The notebook comes with one 2.5-inch 1TB HDD and a free (depending on your configuration, of course) M.2 SSD slot that supports 2280 drives from SATA to PCIe NVMe. This is a rather big upgrade over its predecessor, which offered the outdated mSATA connectivity.
|M.2 slot||Free||Upgrade options|
|2.5-inch HDD/SSD||Toshiba 1TB HDD||Upgrade options|
The notebook supports two RAM slots with up to 32GB of DDR4 memory but our unit came with two 4GB DDR4-2133 chips installed manufactured by Samsung.
|Slot 1||4GB DDR4-2133 RAM||Upgrade options|
|Slot 2||4GB DDR4-2133 RAM||Upgrade options|
The rest of the hardware that’s replaceable is the Wi-Fi card – Intel Dual Band Wireless-AC 7265 and the 44Wh battery, which is greatly reduced from 56Wh on the previous N551VW model. And it’s not user-replaceable anymore.
The cooling system remains untouched from the last generation and will probably keep up with the powerful hardware without breaking a sweat. It consists of two heat pipes connecting two heat sinks on the CPU and GPU and a big cooling fan placed on the side of the machine. The only drawback we can see here is the M.2 SSD slot placement going across the heat pipes. We hope the higher temperatures won’t affect the SSD’s performance during load.
The panel used for this computer is a well-known unit, which is also found in the ASUS ROG GL552VW (LG LP156WF6-SPB5) gaming laptop, so the same results from our tests are true for the N552VX’s display as well.
So back to the tech specs of the panel – Full HD (1920×1080), 15.6-inch diagonal, 141 ppi pixel density and 0.18 x 0.18 mm pixel pitch. It can be considered as “Retina” when viewed from a distance equal or greater than 61 cm.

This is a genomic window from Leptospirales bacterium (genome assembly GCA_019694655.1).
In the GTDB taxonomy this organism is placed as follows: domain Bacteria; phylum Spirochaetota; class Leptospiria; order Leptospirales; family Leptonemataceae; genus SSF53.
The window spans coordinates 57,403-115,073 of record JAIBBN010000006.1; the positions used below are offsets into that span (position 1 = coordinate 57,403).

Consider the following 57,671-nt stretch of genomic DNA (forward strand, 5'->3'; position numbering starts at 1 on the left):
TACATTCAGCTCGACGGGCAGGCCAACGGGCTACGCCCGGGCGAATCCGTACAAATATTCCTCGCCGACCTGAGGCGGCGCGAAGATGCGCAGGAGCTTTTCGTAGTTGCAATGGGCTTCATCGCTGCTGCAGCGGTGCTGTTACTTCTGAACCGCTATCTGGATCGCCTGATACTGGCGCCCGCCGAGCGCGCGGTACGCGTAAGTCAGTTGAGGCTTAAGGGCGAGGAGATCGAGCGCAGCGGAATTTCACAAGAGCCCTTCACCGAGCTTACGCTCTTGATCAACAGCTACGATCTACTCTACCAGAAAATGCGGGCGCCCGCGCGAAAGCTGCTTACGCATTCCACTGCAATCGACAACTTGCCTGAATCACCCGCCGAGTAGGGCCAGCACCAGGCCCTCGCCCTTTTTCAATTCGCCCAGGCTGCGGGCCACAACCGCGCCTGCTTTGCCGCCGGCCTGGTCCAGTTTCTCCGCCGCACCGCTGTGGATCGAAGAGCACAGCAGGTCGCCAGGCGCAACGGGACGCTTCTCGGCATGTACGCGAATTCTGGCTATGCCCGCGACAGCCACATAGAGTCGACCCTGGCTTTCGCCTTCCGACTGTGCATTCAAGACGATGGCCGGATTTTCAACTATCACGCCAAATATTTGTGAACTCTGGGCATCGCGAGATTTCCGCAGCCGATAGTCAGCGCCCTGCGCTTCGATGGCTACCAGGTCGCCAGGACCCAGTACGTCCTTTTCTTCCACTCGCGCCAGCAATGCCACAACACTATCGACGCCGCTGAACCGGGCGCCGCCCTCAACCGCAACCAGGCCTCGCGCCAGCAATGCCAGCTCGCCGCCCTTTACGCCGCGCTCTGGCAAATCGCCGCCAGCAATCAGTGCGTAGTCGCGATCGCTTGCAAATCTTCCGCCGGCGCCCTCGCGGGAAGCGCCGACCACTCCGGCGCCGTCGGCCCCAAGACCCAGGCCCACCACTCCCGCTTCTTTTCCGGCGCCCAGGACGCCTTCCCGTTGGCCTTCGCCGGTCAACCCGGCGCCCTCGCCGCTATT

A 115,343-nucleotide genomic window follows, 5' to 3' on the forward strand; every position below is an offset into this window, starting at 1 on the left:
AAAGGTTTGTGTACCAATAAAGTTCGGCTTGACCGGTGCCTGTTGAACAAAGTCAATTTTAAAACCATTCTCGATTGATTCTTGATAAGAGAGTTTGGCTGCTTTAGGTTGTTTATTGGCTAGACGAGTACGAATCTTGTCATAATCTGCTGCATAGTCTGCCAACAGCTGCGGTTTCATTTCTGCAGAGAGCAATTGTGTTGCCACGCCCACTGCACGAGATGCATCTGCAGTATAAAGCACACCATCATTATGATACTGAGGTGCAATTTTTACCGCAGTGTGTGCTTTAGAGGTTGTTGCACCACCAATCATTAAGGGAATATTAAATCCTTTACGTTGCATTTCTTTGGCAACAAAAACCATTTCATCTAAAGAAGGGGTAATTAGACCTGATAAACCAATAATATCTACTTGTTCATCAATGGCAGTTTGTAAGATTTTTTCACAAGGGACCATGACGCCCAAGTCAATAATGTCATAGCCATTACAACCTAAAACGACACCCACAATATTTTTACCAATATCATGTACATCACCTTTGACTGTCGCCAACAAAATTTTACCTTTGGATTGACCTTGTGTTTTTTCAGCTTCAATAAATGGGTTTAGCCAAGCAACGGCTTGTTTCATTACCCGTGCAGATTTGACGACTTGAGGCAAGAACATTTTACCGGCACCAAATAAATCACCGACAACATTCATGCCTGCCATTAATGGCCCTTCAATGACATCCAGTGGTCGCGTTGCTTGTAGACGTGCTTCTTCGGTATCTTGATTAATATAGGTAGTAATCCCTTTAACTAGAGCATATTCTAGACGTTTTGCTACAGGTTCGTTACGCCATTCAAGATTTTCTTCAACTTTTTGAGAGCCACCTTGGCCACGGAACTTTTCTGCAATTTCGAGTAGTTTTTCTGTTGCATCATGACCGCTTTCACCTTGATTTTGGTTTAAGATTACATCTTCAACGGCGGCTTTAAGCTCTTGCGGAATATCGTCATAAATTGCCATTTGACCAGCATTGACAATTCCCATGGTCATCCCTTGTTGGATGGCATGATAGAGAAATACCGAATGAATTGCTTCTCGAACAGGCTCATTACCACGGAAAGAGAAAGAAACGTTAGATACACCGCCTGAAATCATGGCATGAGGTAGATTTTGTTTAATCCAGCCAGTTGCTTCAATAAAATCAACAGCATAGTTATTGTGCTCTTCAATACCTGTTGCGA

The display has excellent viewing angles as you can see from the image below.
We measured the maximum brightness of the display – 311 cd/m2 with a maximum deviation of only 8%. With brightness set to maximum, the display scored 6600K average color temperature, which aligns almost perfectly to the 6500K standard.
To make sure we are on the same page, we would like to give you a little introduction of the sRGB color gamut and the Adobe RGB. Starting with the CIE 1976 Uniform Chromaticity Diagram that represents the visible specter of colors by the human eye giving you a better perception of the color gamut coverage and the color accuracy. Inside the black triangle, you will see the standard color gamut (sRGB) that has been used by millions of people in HDTV and on the web. As for the Adobe RGB, this is used by professional cameras, monitors and etc. for printing. Basically, colors inside the black triangle are used by everyone and this is the essential part of the color quality and color accuracy of a mainstream notebook. Still, we’ve included other color spaces like the famous DCI-P3 standard used by movie studios and the digital UHD Rec.2020 standard. Rec.2020, however, is still a thing of the future and it’s hard to be covered by today’s displays. We’ve also included the so-called Michael Pointer gamut, or Pointer’s gamut, which represents the colors that naturally occur around us every day.